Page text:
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Rebels Begin Disarming in Indonesia

February 9, 2003

BANDA ACEH, Indonesia (AP) _ Rebels in Indonesia’s Aceh province said Sunday that they have begun disarming, raising hopes that a peace deal to end the 27-year separatist war will stick.

The rebels have begun placing their weapons at designated storage areas, which will be periodically inspected by peace monitors, rebel spokesman Tengku Sofyan said.

According to the terms of the deal, Indonesian troops will move to defensive positions and stop hunting down rebel guerrillas.

``Both the rebels and the Indonesians have expressed strong willingness to remain on schedule with the terms of the agreement,″ said Steve Daly, a spokesman for the Geneva-based Henry Dunant Center for Humanitarian Dialogue, which brokered the deal.

Daly said the Indonesian government on Sunday also handed in a ``comprehensive plan″ on how its anti-guerrilla forces in Aceh would become ordinary police officers.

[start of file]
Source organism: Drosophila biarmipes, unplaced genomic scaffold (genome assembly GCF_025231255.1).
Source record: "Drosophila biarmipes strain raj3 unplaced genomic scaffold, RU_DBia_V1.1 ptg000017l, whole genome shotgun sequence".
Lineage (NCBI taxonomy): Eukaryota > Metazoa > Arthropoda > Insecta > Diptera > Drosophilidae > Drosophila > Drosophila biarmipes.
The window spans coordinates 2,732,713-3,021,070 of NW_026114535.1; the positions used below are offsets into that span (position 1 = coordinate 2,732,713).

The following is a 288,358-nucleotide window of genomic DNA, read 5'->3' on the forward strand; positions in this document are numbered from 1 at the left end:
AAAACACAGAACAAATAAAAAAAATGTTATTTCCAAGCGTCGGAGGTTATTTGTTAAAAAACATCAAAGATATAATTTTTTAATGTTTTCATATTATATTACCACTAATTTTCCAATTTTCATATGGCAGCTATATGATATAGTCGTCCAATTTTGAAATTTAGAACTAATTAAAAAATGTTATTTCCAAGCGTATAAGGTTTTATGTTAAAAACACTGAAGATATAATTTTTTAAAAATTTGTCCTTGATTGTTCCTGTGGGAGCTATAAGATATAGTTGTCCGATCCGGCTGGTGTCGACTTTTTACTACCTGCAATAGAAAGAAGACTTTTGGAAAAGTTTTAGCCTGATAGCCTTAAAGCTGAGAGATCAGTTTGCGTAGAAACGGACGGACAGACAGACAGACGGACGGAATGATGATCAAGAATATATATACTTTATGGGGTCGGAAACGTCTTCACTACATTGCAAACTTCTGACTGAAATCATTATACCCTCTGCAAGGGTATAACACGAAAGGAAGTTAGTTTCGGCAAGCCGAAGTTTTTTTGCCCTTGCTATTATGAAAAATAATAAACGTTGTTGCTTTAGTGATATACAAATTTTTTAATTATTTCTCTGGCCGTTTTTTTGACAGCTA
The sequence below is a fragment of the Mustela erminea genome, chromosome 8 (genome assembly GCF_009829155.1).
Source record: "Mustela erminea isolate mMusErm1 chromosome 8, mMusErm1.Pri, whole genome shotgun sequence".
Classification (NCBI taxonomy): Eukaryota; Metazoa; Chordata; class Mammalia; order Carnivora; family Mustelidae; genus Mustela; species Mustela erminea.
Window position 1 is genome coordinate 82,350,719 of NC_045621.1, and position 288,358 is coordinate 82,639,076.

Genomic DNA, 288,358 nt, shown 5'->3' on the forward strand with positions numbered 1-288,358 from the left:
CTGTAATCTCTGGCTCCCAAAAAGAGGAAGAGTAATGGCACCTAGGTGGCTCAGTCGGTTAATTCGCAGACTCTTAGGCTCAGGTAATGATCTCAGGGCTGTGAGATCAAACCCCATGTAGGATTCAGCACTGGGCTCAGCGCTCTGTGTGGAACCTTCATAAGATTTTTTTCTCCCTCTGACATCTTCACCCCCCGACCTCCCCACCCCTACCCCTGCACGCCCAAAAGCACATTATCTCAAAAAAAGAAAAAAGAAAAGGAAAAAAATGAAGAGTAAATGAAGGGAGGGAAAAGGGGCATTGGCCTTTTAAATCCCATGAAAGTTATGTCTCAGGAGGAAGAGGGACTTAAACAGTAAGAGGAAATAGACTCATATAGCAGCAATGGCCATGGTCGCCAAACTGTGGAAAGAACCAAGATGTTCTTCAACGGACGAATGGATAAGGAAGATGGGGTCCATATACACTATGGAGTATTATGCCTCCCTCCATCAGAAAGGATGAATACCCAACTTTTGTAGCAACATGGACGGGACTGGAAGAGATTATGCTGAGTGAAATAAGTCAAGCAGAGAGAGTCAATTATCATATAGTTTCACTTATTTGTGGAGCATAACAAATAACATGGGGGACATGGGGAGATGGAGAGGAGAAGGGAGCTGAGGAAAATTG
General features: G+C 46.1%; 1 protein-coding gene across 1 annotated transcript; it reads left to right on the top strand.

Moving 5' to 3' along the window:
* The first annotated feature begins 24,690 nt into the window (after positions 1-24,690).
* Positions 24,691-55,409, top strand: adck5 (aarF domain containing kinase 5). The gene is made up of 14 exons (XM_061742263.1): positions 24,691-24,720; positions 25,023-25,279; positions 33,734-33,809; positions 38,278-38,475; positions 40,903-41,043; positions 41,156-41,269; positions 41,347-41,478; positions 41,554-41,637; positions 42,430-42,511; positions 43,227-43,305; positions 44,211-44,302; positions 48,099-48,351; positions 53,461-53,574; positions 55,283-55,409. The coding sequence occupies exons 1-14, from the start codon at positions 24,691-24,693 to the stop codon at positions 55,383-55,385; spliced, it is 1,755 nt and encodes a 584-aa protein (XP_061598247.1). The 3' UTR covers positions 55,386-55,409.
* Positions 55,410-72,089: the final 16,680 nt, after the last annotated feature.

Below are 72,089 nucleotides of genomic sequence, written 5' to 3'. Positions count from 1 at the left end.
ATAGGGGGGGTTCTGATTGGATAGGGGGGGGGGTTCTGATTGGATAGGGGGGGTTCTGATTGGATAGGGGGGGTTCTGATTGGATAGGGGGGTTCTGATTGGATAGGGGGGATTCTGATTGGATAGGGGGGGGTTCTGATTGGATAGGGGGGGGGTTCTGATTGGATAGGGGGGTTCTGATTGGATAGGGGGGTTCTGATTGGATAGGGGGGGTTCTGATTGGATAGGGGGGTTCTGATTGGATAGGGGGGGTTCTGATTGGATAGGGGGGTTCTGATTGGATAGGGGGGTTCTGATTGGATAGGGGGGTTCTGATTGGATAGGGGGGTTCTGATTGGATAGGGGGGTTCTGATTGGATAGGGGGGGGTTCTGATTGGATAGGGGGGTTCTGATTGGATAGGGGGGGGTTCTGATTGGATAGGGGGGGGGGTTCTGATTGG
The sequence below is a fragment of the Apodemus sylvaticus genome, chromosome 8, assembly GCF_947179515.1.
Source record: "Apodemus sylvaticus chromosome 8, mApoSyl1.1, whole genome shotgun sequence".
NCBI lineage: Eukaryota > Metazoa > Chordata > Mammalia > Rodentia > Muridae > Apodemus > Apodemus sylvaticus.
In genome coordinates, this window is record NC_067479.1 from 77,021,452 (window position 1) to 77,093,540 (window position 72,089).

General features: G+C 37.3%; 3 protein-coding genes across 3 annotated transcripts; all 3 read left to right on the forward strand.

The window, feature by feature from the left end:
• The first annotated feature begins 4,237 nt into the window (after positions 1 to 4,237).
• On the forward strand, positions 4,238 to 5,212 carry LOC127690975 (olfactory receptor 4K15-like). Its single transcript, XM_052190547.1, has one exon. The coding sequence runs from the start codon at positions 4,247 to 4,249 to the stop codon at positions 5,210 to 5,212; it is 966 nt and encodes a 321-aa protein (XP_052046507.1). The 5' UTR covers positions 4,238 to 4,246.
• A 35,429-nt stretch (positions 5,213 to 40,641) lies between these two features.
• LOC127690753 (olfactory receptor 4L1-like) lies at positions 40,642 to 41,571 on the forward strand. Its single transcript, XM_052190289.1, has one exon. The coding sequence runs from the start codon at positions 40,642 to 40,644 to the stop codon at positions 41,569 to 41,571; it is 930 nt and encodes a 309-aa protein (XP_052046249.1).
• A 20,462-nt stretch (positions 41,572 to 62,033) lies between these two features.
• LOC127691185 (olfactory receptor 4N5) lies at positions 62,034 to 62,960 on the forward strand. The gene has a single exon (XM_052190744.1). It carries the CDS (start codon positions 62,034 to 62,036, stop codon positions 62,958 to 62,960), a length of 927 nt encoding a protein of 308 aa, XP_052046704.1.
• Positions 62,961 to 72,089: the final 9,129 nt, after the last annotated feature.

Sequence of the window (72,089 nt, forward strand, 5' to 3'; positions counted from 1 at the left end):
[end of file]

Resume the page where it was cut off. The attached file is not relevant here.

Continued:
The demilitarization phase of the peace process is expected to last five months. Both sides say they are willing to hold peace talks if demilitarization is successful.

The Free Aceh Movement signed a peace agreement with the Indonesian government on Dec. 9. Rebels said they would start a political campaign _ instead of an armed rebellion _ for an independent state in the resource-rich region, located about 1,100 miles northwest of the capital, Jakarta. The insurgency has left more than 12,000 people dead since 1976.

Daly said both sides still need to work out details of the disarmament in negotiations starting Monday.

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